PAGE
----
Ugandan police have investigated two orphanages who were suspected to be involved in trafficking of orphans outside the country, the Inspector General of Police Kale Kayihura has said.
Kayihura was quoted by state-owned New Vision on Thursday saying that he had received a call on Wednesday morning about an orphanage in connection with the scam and he had instructed the police to investigate the orphanage.
The police are also investigating another orphanage on Gayaza Road which allegedly collects children, especially girls, who are sexually abused.
Kayihura was speaking at the first regional conference on anti- human trafficking in Eastern Africa in Kampala on Wednesday.
Human trafficking is a lucrative business in Uganda, the Great Lakes region and elsewhere, causing concerns to the governments and security agencies.
The director of operations of the United Nations Office on Drugs and Crime in Vienna Jeffrey Avina said that human trafficking fetches 32 billion U.S. dollars a year. He added that 2.5 million people are trafficked in 127 countries annually.
"Uganda is considered a source, transit route as well as a destination for children being trafficked from the Great Lakes countries," state minister for internal affairs Matia Kasaija said while opening the conference.
"While there is limited statistics on human trafficking in Uganda, the manifestation of the problem has been observed and reported to the authorities, thus causing great concern to the government and the people of Uganda," Kasaija said.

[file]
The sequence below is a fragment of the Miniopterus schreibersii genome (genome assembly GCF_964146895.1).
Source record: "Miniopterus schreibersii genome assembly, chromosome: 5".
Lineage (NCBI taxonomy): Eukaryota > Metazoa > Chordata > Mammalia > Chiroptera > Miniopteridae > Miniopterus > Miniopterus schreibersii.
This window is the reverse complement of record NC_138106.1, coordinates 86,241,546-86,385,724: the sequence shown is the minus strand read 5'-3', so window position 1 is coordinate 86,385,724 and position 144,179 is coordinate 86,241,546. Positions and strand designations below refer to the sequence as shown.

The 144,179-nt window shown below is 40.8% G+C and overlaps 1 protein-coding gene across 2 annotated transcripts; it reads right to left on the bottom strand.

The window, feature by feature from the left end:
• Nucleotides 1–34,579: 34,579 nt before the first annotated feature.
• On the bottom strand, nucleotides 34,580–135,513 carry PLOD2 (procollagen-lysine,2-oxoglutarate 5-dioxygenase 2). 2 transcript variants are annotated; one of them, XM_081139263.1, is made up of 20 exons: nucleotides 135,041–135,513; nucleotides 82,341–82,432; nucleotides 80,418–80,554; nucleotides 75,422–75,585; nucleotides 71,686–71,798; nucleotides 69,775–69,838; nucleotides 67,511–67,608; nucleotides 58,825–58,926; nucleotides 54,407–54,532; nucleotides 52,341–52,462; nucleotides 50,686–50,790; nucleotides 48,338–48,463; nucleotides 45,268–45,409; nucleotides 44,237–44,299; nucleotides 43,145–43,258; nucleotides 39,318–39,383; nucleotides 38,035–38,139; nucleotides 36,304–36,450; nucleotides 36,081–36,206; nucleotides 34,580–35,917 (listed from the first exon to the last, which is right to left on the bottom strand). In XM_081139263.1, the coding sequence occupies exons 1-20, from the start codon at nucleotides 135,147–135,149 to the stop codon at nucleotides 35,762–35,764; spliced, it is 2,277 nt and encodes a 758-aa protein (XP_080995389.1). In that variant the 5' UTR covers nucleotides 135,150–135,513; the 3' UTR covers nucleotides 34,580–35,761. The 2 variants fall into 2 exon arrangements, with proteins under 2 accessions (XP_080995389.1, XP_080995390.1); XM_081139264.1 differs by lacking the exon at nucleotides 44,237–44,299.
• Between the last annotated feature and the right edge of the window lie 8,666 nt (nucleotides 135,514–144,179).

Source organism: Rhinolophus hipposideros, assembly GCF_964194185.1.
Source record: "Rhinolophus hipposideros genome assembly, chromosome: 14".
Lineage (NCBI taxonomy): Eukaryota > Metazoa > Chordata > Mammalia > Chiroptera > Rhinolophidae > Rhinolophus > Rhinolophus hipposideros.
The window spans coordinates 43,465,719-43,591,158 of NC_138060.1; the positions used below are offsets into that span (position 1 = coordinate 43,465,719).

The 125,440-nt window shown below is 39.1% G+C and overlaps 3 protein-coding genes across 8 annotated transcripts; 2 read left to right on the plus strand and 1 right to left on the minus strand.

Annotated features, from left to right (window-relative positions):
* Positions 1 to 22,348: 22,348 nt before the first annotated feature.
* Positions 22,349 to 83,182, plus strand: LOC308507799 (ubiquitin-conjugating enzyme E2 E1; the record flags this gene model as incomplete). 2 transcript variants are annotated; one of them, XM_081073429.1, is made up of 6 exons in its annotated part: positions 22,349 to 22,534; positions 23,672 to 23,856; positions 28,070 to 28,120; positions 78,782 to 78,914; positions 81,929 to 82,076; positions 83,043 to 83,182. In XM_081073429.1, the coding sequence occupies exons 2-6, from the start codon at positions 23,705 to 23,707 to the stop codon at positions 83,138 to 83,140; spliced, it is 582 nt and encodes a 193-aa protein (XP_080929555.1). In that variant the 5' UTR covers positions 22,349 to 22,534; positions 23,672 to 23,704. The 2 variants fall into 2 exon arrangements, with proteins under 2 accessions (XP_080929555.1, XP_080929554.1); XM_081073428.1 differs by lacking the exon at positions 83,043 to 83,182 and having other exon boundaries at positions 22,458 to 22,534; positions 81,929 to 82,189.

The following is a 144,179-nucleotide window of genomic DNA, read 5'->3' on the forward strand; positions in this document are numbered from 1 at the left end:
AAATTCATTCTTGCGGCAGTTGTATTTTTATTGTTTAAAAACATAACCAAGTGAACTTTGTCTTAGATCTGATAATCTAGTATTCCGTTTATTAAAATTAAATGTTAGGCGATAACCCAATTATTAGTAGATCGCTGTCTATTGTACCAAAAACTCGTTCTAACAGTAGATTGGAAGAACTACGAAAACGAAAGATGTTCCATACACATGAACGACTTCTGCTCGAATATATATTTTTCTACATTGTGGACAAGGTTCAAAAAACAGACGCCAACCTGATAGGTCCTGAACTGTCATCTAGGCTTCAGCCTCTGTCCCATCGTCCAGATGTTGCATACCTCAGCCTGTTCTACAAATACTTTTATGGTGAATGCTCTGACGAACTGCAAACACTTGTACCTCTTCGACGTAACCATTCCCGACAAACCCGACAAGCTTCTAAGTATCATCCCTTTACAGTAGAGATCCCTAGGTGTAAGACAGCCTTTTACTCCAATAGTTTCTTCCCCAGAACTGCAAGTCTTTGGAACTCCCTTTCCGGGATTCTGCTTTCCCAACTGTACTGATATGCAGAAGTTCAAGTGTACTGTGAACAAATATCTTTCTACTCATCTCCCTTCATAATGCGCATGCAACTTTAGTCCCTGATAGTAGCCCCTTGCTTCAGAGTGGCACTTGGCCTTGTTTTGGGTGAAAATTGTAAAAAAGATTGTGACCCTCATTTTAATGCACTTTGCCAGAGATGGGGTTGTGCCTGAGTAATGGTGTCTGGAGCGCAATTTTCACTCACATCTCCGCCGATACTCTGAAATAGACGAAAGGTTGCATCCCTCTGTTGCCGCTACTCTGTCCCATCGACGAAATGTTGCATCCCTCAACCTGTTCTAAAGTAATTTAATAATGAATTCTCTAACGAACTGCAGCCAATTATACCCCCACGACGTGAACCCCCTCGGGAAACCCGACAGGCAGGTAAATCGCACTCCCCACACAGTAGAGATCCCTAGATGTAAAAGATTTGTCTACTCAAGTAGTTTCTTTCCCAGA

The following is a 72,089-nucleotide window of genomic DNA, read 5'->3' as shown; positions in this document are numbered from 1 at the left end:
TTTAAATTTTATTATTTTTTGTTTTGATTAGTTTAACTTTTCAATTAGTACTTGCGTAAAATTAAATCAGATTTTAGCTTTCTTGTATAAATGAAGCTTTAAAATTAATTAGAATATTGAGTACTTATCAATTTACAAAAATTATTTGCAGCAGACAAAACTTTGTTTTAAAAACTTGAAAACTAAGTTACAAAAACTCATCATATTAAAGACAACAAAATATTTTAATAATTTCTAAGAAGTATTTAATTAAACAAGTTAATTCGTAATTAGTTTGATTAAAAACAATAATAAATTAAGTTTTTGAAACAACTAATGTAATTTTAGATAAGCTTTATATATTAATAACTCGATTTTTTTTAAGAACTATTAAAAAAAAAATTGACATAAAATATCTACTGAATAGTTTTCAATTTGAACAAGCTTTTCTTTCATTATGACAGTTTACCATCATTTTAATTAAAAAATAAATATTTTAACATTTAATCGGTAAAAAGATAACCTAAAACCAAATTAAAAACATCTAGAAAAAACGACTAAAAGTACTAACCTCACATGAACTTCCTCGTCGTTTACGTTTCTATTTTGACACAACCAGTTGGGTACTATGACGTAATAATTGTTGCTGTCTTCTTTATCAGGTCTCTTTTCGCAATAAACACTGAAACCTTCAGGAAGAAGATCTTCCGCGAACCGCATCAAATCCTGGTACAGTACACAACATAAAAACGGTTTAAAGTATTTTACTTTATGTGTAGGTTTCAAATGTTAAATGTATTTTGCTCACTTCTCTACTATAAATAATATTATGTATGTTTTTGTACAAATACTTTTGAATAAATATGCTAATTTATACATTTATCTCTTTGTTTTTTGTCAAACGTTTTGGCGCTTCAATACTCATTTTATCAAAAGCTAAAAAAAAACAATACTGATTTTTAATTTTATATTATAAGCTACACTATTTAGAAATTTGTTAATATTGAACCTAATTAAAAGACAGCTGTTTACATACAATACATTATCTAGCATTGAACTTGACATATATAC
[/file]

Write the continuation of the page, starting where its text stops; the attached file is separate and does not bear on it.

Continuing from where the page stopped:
Representatives from 11 member states of the Eastern African Police Chiefs Cooperation Organization namely Uganda, Kenya, Tanzania, Rwanda, Sudan, Somalia, the Seychelles, Burundi, Djibouti, Eritrea and Ethiopia are attending the conference that ends on Friday.
The minister noted that human trafficking in Africa affects mainly women and children who are often subjected to prostitution and forced labor. He cited Karamoja as one area where girls are exploited and sexually abused.
He attributed the crime to poverty, gender inequality, lack of birth registers, exploitative sex, cheap labor and armed conflicts.
He said the ministry had been alerted to the increasing number of passport applications for fostered children, mostly by foreigners on short-term visits.
"Such foster orders issued to foreigners on temporary immigration facilities undermine the capacity of the law enforcement to monitor the welfare of the fostered children living abroad," he said.
He also said about 30,000 girls and boys had been abducted and recruited into rebel forces in Uganda in the last 20 years. Some of the abducted children ended up in Sudan, Kenya, Rwanda, Tanzania, the Democratic Republic of Congo, the Middle East, Europe and America, he said.
To address the problem of children trafficking, the minister urged the respective governments to tighten adoption procedures, amend children's laws and design common guidelines on adoption of children in the region.
As a way of addressing the problem, the minister added that every Ugandan would have a national ID by the end of next financial year.
The conference funded by Norway and Sweden is meant to raise awareness and develop a regional action plan to combat human trafficking.